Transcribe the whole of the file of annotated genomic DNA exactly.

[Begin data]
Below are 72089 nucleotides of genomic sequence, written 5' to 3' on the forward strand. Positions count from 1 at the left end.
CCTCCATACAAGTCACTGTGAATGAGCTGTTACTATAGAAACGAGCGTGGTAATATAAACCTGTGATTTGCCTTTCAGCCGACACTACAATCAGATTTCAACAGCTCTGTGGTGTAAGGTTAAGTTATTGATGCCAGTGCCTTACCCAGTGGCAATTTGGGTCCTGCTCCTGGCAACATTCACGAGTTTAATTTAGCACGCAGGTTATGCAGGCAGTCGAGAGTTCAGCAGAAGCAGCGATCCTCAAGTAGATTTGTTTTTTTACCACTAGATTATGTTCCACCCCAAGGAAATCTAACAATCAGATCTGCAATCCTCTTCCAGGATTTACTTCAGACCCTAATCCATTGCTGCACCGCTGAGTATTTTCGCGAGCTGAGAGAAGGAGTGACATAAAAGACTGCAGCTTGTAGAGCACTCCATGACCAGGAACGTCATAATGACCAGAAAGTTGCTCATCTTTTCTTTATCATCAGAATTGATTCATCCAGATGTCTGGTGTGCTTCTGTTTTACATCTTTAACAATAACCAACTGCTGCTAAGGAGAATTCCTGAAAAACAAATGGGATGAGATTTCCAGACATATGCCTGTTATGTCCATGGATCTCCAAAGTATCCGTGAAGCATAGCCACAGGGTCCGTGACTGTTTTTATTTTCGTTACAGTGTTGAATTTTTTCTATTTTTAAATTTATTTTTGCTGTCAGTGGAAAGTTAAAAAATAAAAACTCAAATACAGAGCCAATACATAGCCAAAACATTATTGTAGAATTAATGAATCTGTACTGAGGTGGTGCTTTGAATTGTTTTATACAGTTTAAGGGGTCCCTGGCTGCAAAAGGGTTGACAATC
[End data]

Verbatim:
Below are 72089 nucleotides of genomic sequence, written 5' to 3' on the forward strand. Positions count from 1 at the left end.
CCTCCATACAAGTCACTGTGAATGAGCTGTTACTATAGAAACGAGCGTGGTAATATAAACCTGTGATTTGCCTTTCAGCCGACACTACAATCAGATTTCAACAGCTCTGTGGTGTAAGGTTAAGTTATTGATGCCAGTGCCTTACCCAGTGGCAATTTGGGTCCTGCTCCTGGCAACATTCACGAGTTTAATTTAGCACGCAGGTTATGCAGGCAGTCGAGAGTTCAGCAGAAGCAGCGATCCTCAAGTAGATTTGTTTTTTTACCACTAGATTATGTTCCACCCCAAGGAAATCTAACAATCAGATCTGCAATCCTCTTCCAGGATTTACTTCAGACCCTAATCCATTGCTGCACCGCTGAGTATTTTCGCGAGCTGAGAGAAGGAGTGACATAAAAGACTGCAGCTTGTAGAGCACTCCATGACCAGGAACGTCATAATGACCAGAAAGTTGCTCATCTTTTCTTTATCATCAGAATTGATTCATCCAGATGTCTGGTGTGCTTCTGTTTTACATCTTTAACAATAACCAACTGCTGCTAAGGAGAATTCCTGAAAAACAAATGGGATGAGATTTCCAGACATATGCCTGTTATGTCCATGGATCTCCAAAGTATCCGTGAAGCATAGCCACAGGGTCCGTGACTGTTTTTATTTTCGTTACAGTGTTGAATTTTTTCTATTTTTAAATTTATTTTTGCTGTCAGTGGAAAGTTAAAAAATAAAAACTCAAATACAGAGCCAATACATAGCCAAAACATTATTGTAGAATTAATGAATCTGTACTGAGGTGGTGCTTTGAATTGTTTTATACAGTTTAAGGGGTCCCTGGCTGCAAAAGGGTTGACAATC